In general, Muslims are often criticized for not producing the best, but they are seldom congratulated for having standards of behavior, which have averted the worst. There are really no Muslims equivalents of systematic Nazi extermination camps, nor Muslim conquest by genocide on the scale perpetrated by Europeans in the Americas or Australia, nor Muslim versions of rigid apartheid once approved by South African Dutch Reformed Church, nor Muslim equivalents of the brutal racism of Japan before the end of World War 11, nor can Islam be blamed for the only world wars in human history (Mazrui, 1998). In line with this fact, Murad Hoffman concludes that in contrast to the high Western ideals pronounced and exported, what one discovers in terms of actual behavior is highly disturbing: Slave- trading and apartheid; two savage world wars; Stalinist massacres and the Nazi holocaust; ethnic cleaning in Bosnia, and atomic warfare against civilians in Hiroshima and Nagasaki, the Israeli continuous terrorist military 35 year occupation for the Arab Palestinian territories with unlimited financial, political and military support of U.S and many European countries. The U.S military attack against Afghanistan with killing of thousands of civilians. The U.S invasion of Iraq beyond the international law with hundred of thousands of innocent civilians killed and injured without committing any sins except they are resisting the occupation. These disasters were the bloodiest the world has ever seen (Hoffman, 2000 b).

With regard to the ethics of the intercultural communication of the Third Way, Islam does not permit, not even to a journalist, to spy and seek to confirm suspicious, slander, circulation of rumor, and name-calling. Islam has established strong tradition of critical evaluation of the sources of news, use of sound methods of verification, documentation of evidence and testimony wherever possible, reporting within the proper context and treating the subject fairly. In principle, the Muslim media should serve the cause of unity and equality among all humankind in general and the Muslim community in particular (Siddiqi, 2000). The Islamic law "Hisbah" (commanding good and forbidding evil) says that citizens are, as far as their conditions and capabilities permit, entitled to speak and to act in pursuit of what in their enlightened judgment seems good, or they likewise can forbid whether in words, acts or silent denunciation, any evil which they see being committed. Last and not least, Nasihah (sincere advice) is s friendly or sincere counsel to others when one is convinced of the essential benefit of his advice whether it is in social, political, or personal matters (Kamali, cited in Dick, 1997).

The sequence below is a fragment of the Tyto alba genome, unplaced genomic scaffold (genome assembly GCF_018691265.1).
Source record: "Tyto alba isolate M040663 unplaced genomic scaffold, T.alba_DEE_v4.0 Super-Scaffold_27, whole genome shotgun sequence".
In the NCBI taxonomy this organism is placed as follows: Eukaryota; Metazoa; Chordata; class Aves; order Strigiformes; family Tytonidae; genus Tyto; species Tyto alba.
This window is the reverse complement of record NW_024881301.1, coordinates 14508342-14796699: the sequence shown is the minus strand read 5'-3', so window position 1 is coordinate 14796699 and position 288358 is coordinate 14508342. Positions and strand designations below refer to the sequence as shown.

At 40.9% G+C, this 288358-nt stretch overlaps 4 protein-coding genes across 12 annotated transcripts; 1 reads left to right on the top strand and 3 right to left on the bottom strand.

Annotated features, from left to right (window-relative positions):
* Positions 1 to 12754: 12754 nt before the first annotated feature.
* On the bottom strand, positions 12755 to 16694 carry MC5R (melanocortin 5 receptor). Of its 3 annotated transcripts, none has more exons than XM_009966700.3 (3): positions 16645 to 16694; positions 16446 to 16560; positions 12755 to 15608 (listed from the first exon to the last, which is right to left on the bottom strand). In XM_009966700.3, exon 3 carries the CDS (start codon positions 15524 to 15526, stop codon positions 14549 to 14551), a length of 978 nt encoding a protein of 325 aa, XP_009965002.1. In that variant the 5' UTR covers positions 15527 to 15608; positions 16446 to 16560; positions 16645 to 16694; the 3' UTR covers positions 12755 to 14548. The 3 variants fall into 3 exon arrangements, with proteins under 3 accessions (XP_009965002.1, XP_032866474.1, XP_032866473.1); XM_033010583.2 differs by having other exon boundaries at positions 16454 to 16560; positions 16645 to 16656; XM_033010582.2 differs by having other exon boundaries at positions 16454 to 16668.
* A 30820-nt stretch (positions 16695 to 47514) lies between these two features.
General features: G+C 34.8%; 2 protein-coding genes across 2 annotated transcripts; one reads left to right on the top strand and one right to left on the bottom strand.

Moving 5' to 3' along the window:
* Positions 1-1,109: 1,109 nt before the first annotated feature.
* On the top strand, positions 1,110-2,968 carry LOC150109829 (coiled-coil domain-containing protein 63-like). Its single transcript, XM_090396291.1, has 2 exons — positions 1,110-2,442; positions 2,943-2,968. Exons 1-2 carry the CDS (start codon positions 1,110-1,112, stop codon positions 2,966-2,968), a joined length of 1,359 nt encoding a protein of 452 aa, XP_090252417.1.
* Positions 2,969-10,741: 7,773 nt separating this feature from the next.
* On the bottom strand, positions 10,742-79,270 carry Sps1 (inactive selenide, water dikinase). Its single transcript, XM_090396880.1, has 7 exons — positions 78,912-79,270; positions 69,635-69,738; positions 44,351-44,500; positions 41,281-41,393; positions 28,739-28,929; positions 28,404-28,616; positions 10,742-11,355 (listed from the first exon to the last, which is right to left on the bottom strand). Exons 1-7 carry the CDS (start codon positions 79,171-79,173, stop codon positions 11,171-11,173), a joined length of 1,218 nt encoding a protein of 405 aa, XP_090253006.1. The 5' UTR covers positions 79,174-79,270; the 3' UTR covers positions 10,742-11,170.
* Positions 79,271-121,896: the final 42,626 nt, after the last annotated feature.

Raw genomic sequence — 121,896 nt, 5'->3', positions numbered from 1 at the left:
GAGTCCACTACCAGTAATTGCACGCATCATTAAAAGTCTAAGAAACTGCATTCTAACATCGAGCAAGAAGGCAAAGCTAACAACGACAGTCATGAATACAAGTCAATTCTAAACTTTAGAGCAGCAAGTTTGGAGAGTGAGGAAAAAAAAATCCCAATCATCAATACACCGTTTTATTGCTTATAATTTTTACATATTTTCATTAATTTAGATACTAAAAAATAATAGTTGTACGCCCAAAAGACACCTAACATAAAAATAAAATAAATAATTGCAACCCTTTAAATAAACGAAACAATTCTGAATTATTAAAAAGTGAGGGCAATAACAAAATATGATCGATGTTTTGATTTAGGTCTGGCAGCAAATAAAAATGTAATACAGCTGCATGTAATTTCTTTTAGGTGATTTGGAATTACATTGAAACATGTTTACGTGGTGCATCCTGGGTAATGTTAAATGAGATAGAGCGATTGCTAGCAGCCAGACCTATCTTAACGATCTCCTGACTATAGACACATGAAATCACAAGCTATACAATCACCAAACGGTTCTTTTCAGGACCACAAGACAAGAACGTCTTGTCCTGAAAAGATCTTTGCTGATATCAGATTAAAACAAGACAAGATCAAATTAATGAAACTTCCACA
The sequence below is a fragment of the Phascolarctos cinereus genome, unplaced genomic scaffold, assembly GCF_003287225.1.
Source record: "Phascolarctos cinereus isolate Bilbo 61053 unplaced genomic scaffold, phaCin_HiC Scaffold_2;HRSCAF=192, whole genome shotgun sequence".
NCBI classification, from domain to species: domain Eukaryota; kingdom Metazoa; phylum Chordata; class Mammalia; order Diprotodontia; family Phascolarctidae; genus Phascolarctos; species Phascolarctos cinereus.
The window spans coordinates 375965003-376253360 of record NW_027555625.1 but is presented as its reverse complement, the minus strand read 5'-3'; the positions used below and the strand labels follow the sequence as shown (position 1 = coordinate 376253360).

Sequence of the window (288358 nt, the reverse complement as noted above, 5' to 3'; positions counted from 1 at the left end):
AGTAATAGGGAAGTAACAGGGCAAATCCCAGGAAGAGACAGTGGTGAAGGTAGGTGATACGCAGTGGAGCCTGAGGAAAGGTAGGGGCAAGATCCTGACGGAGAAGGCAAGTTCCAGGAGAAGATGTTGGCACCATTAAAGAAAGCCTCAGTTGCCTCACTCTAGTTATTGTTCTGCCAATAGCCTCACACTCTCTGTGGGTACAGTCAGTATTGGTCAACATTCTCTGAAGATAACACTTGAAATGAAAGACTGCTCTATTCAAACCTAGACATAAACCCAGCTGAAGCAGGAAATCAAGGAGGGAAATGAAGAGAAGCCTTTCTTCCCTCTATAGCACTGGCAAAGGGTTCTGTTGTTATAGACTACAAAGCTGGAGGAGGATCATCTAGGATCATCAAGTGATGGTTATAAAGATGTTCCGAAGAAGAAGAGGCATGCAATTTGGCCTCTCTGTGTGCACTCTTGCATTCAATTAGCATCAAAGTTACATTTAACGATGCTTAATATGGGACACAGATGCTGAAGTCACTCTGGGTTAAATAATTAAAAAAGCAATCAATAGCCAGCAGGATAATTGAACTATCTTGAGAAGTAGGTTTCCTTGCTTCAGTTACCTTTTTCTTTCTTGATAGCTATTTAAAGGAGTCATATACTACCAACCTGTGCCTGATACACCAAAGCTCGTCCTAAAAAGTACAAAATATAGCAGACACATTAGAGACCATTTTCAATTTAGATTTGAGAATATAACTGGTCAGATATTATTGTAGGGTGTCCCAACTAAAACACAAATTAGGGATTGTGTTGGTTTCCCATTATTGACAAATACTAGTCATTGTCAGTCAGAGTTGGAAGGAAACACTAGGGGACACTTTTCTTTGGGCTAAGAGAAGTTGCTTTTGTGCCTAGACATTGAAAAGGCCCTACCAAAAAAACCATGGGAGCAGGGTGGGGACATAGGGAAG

Conclusion

This paper proves the inability of both clash of cultures and global culture perspectives to offer a democratic, peaceful and just intercultural communication in the era of globalization. It also demonstrates the fundamental principles of the Islamic intercultural communication perspective which is capable to overcome the problems generated by the other alternatives and provides the globe with the values of tolerances, freedom, democracy, equity, balance, justice, modernity, rationality and peaceful coexistence. The main conclusion the paper finds is that the humankind is in bad need to support the efforts that enable the Third Way perspective to replace dominance with tolerance, the monoculture with multiple cultures and clashes with peace. Finally, I would like to emphasize the issue addressed by many Western and Muslim scholars which is of great significance to our present discussion: If we are to see a more positive Euro- American appreciation of Islam, all the misconceptions which each side holds concerning the other need to be re-examined. The idea of the whole West minus its Muslim minorities all being anti-Islam is as false as the idea of the monolithic Muslim world that is totally united politically in its jihad against Western civilization.